Freedom of the Press
Two reporters tell Newsweek what The Cambodia Daily meant to them and to a country whose democratic institutions are under threat.
For Kenya’s August elections to be fair and free of violence, the media needs to be able to report without fear of reprisals.
Human rights organizations have repeatedly criticized media freedoms in Egypt, which jailed the second most journalists of any country in the world in 2015.
We should revoke U.S. visa privileges for Turkish officials and businessmen involved in press freedom abuses.
"Zaman" publishes flattering stories about President Tayyip Erdogan.
Newspaper is linked to U.S.-based cleric Fethullah Gulen, who the government says plotted a coup.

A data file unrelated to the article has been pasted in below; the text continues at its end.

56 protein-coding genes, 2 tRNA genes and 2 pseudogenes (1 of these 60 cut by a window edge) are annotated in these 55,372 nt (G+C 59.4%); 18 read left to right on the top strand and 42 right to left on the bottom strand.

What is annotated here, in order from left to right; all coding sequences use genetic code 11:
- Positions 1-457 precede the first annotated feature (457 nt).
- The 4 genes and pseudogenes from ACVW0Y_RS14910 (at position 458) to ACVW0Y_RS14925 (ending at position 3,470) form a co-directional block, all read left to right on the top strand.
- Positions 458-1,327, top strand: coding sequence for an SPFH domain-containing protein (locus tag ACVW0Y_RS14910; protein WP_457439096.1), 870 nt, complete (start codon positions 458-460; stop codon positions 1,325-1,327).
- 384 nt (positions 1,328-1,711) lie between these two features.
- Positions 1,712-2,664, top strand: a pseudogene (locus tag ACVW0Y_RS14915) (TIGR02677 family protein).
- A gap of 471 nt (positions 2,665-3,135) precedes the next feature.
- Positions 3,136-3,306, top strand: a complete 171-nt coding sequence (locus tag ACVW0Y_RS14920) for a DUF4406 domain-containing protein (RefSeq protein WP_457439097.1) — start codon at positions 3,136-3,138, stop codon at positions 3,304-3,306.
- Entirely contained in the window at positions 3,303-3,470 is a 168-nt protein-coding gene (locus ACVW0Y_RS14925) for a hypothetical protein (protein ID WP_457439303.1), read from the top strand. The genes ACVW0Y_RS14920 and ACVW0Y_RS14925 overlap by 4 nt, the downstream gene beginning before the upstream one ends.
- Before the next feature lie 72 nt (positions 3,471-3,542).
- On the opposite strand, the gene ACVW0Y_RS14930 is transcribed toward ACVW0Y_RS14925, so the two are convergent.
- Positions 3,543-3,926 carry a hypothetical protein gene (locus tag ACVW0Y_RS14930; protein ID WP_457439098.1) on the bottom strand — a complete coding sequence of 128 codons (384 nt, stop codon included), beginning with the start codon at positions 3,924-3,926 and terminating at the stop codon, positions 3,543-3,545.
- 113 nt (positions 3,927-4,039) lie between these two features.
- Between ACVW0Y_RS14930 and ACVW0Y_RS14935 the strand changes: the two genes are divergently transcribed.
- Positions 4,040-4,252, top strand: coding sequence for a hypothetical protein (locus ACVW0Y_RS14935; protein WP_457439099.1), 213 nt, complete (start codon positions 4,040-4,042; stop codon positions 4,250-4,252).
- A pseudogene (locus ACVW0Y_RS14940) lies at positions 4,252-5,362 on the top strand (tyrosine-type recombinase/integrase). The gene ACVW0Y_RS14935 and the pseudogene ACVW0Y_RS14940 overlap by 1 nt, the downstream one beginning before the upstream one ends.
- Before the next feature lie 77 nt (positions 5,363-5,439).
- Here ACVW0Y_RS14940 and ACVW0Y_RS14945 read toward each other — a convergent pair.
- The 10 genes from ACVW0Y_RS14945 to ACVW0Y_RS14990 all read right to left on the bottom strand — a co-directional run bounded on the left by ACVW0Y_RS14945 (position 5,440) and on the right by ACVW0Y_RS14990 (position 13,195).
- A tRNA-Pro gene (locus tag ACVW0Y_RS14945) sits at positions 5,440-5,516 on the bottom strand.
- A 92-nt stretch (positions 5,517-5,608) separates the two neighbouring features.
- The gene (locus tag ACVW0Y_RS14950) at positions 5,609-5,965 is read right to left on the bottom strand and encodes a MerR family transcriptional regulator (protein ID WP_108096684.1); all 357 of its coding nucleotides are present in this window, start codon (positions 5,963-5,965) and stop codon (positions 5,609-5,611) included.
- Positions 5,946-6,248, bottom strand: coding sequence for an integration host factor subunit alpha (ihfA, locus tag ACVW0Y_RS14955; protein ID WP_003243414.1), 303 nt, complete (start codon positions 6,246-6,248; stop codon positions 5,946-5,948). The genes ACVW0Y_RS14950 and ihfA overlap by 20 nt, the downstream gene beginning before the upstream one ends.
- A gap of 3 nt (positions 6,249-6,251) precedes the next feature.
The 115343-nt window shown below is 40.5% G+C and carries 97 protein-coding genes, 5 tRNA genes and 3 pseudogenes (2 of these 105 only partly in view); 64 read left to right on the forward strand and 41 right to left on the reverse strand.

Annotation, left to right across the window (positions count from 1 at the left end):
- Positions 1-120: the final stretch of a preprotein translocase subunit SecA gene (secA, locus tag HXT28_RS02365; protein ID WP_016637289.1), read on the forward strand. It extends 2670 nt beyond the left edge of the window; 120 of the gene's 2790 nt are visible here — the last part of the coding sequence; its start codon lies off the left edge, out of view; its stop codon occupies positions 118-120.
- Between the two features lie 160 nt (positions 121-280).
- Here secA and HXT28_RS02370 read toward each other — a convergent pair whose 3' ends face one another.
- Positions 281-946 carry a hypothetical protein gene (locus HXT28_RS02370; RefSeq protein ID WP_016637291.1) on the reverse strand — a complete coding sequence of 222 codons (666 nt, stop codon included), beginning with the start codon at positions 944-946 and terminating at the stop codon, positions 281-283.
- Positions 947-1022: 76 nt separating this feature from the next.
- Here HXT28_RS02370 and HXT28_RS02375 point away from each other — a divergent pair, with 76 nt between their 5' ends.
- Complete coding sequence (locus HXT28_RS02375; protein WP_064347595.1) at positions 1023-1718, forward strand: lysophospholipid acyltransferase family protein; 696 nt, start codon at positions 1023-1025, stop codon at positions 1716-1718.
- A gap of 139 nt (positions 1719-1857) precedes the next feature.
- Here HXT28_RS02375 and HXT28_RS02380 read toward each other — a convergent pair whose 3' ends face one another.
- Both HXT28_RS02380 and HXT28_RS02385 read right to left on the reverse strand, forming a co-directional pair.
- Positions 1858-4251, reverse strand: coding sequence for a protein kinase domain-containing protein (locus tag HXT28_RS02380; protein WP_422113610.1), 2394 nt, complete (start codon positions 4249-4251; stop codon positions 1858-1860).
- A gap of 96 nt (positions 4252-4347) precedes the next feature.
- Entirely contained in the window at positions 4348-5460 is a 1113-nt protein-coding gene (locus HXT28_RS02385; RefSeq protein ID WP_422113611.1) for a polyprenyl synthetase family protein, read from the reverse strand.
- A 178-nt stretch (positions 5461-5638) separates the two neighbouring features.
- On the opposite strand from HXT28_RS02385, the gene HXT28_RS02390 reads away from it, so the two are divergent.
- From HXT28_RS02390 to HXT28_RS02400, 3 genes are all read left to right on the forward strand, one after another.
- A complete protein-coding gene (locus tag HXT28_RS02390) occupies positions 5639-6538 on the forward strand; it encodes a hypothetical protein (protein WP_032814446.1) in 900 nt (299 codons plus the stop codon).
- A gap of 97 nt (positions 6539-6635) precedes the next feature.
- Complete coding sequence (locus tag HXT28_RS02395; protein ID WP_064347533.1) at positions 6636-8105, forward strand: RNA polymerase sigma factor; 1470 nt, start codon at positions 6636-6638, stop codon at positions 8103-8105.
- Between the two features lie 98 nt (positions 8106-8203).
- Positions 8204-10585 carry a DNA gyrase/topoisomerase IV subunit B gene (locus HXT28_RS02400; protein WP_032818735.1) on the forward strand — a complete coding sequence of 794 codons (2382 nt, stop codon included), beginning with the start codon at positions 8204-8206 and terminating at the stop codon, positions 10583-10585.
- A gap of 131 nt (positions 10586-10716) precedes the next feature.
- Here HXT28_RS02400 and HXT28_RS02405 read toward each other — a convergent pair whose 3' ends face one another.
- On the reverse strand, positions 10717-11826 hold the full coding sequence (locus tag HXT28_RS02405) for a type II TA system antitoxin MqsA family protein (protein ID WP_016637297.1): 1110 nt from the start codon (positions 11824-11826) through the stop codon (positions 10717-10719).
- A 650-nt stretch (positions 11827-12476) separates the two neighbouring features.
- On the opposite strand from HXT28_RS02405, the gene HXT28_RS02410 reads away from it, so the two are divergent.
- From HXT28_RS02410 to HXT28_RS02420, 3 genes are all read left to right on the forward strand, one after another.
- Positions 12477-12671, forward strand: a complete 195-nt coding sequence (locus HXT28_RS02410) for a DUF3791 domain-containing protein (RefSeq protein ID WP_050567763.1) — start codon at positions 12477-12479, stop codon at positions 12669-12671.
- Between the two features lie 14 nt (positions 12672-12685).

Erdoğan is using the crime of “insulting the president” to prosecute anyone whose reporting contradicts him.
In June 1989 Newsweek examined Chinese state-run media’s coverage of the Tiananmen Square Massacre, which took place 26 years ago today.
A wave of savage mockery broke over President Vladimir Putin across the Internet on Friday, sparked by days of absence from public view.
The case of a Saudi blogger sentenced to 1,000 lashes has been widely criticized by Western governments.
The Chinese leadership has responded to the disaster with repression and insensitivity.
The Kremlin tries to silence “unpatriotic” media, but the Internet gives journalists endless outlets.
In 2014, 220 journalists were imprisoned worldwide, the second worst year on record, the Committee for the Protection of Journalists reports.